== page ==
Fashion

Lazy Winter 1: Greenstyle Brassie Joggers

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Front view

After finishing my pinstripe trouser and vest, I was ready for something quick and easy. Winter holidays mean lots of lounging around, enjoying all kinds of delicious food, and generally not trying too hard. With that in mind, I pulled out a nice dark gray french terry I bought without a plan last year. (Another 2018 New Year’s resolution – stop doing that!). I was going to make some awesome DIY sweatpants!

Some of the features I wanted were fitted silhouette, pockets, elastic rather than drawstring waistband, cuffs instead of elastic on the legs, and a nice, long length. I decided to use the Greenstyle Brassie Joggers PDF, which offered all of those options. I haven’t used independent pattern designers very often, since patterns from the Big 4 pattern brands (Vogue, Simplicity, Butterick, and McCall’s) are so inexpensive and familiar. The pattern sells for $10, which is more than I am used to spending. But I like the idea of helping new designers and at the same time contributing to a more diverse marketplace. (The Big 4 and several others are now all owned by the same parent company).

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Side View

Once I purchased it, I was able to download the PDF pattern and instruction files to my laptop immediately. If I had wanted to, I could have printed out the pattern right then on 19 sheets of printer paper. But then I would have had to tape them together. That didn’t seem like a lot of fun, so I went with option B – sending the included “copyshop” version of the pattern (one great big page) to a printer.

I looked into having the printout done where I live, but it was really expensive. Most places were quoting me between $12-$20 per sheet! The best option price-wise right now seems to pdfplotting.com be where you can have black and white sheets printed for a more reasonable $0.60 to $5.70 per page, depending on size.

Once I had my sheet, I unrolled it and set about planning. Mainstream patterns have been printed on thin, semi-transparent tissue since at least the 1920s. Tissue is easy to cut and pin through, although you need to be careful not to tear it. Regardless of who does the printing, PDF patterns will use opaque office paper. I rely on being able to pin through my pattern. I also want to be able to see through it well enough to make sure that I have stripes and other designs placed where I want them. So I went through one more step and transferred my size to Swedish tracing paper. It wasn’t too much work, and using the tracing paper is actually much nicer than using tissue. It’s sturdy, semi-transparent, and does not shift and blow around as easily.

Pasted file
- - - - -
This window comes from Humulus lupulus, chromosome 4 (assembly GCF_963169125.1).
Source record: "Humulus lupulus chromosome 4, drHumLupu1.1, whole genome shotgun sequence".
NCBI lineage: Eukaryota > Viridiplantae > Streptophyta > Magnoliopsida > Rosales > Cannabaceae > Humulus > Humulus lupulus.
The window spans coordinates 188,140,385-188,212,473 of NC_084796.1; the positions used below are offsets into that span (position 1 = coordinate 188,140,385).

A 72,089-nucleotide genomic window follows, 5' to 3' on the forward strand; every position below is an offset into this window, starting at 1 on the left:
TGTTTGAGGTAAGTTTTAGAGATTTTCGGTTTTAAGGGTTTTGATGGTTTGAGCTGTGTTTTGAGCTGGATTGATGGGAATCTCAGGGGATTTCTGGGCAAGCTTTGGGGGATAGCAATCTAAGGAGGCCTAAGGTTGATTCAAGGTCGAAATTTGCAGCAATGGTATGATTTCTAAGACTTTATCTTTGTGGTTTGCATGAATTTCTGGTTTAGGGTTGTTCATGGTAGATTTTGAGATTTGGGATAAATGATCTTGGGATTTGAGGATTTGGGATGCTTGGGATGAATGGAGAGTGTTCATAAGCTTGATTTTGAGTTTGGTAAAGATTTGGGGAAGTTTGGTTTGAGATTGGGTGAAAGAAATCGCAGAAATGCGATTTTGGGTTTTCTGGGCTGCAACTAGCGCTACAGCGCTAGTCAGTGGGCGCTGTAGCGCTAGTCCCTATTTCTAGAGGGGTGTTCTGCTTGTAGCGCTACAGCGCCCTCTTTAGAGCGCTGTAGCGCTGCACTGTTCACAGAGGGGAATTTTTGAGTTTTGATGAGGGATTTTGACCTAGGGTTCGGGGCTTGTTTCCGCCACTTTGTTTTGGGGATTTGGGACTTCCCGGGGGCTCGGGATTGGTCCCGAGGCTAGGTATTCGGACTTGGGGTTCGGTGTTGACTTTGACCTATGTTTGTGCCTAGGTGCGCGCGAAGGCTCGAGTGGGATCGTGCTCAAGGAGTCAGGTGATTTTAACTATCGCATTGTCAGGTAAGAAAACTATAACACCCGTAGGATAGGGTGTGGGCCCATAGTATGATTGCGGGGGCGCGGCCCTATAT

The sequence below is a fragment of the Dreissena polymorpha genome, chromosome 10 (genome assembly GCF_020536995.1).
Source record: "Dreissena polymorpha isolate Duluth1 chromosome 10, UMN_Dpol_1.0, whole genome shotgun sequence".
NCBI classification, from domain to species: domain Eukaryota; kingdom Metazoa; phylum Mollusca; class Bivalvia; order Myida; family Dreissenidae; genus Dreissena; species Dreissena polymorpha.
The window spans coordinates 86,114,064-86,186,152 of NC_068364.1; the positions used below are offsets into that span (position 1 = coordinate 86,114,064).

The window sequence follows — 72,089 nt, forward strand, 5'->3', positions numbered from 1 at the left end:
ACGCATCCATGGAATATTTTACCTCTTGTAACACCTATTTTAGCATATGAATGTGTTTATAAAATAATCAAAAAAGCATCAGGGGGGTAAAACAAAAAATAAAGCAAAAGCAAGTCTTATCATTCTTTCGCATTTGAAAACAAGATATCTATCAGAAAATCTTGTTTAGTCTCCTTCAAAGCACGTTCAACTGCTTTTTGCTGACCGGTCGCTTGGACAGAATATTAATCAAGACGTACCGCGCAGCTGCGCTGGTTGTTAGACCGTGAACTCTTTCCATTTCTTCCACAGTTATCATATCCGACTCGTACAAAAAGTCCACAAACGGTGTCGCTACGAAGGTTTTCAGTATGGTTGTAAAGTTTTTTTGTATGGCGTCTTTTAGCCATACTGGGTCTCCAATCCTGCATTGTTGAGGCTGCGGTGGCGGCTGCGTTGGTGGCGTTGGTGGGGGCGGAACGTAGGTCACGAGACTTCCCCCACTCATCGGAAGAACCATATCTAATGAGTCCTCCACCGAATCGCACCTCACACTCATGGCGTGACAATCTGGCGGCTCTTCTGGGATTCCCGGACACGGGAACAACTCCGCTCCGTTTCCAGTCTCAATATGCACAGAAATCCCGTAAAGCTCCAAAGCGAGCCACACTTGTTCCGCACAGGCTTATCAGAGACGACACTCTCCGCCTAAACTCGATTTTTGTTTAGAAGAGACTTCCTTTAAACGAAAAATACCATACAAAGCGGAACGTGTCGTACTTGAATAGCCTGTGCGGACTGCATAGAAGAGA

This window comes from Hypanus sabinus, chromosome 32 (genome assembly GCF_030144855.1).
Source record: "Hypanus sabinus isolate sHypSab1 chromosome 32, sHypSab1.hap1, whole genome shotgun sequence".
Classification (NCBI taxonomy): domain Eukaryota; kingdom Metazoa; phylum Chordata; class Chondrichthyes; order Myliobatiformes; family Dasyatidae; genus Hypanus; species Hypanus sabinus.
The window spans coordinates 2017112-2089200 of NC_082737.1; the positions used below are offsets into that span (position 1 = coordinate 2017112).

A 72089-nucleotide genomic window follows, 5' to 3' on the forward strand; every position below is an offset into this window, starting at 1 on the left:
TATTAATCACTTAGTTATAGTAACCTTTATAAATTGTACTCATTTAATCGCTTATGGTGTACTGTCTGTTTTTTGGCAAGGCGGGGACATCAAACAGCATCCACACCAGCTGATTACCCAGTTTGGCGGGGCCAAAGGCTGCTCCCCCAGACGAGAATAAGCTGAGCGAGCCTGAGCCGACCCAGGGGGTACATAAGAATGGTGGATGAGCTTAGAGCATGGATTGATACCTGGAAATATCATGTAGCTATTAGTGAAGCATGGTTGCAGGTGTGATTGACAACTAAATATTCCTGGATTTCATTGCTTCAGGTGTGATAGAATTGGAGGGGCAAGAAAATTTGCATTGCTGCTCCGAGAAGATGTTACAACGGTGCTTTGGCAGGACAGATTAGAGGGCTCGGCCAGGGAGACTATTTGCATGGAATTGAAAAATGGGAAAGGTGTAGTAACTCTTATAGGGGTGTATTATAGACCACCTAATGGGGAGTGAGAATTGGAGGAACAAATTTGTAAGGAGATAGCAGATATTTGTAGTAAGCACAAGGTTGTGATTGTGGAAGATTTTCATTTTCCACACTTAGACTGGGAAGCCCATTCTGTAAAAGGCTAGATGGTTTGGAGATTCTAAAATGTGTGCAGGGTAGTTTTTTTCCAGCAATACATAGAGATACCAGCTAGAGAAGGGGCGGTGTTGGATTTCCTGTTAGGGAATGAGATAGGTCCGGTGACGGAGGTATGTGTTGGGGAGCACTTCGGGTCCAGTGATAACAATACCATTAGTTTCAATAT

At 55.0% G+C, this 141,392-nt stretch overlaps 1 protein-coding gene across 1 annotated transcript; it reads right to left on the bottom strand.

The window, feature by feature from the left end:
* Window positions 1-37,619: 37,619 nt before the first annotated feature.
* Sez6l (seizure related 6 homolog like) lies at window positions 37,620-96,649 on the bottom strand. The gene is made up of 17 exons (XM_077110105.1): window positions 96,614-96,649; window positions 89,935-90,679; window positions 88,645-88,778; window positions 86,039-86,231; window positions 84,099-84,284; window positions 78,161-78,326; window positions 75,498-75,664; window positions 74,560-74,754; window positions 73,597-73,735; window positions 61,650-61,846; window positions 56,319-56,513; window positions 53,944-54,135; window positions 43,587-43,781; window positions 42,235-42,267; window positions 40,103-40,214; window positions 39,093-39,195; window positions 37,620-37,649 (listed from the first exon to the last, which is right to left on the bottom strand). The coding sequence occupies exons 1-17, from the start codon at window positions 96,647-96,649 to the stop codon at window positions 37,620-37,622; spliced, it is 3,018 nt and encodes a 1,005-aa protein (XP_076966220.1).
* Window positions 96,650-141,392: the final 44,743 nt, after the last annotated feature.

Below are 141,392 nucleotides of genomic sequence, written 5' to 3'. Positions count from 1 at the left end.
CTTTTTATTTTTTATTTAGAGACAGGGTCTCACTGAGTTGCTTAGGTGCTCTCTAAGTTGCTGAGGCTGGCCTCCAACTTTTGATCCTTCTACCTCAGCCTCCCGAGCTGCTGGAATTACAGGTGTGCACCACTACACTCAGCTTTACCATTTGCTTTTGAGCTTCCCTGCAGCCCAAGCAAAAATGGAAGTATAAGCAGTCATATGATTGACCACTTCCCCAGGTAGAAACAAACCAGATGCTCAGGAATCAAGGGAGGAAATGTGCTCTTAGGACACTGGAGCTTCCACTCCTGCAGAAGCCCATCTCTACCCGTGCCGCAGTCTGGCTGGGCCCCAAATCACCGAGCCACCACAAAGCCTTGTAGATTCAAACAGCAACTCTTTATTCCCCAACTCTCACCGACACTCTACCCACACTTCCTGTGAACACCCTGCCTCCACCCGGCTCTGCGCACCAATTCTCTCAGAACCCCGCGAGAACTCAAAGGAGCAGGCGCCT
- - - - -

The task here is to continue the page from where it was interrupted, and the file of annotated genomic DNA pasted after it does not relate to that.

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One of those pesky pockets

Careful reading of the instructions is important. This pattern assumes a 3/8″ seam allowance instead of the typical 5/8. If you don’t need to let out any seams, 3/8″ is great. The serger works best with 3/8″ width, and of course, you won’t waste as much fabric.

There is a line drawing of the pants on the first page, but no pictures or line drawings of the many length and finish options. On the other hand, every step is thoroughly explained and supplemented with illustrations. Another nice thing is that the designer’s website features pictures of customers’ finished pants in all kinds of sizes and styles.

Despite all that, I managed to mistake the back pieces for the front ones. I sewed the pockets to the back crotch curve.  I had to completely re-cut the backs and pockets. Luckily, I had enough scrap to cut out two more pieces, but I had to give up 2 inches of length. So. Capri length it is!

One thing I liked about the construction was using fusible interfacing strips to stabilize the curved pocket openings before turning under and topstitching. I used the heat-n-bond soft stretch tape again and it really made a nice stable curve. Because it was fused in place, I didn’t have to mess with pinning it, so stitching went much faster. Good thing – since I had to do it twice! I’ll definitely be using this trick on future projects.

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Back View

The pattern features a waistband with both a drawstring and elastic in separate casings. I like this option, since I think the drawstring is a nice look, but I don’t love pants that use drawstrings alone. Instead of a drawstring, I used a length of black ribbon. It was less of a style choice than finding something on hand that would work. I can always rethread a drawstring later if I don’t like it.

The pants turned out to be ankle length when all was said and done. I like them a lot. They are really comfortable – easy wear and easy care.

I can definitely see using this pattern again. Maybe shorts length or even as pajama bottoms.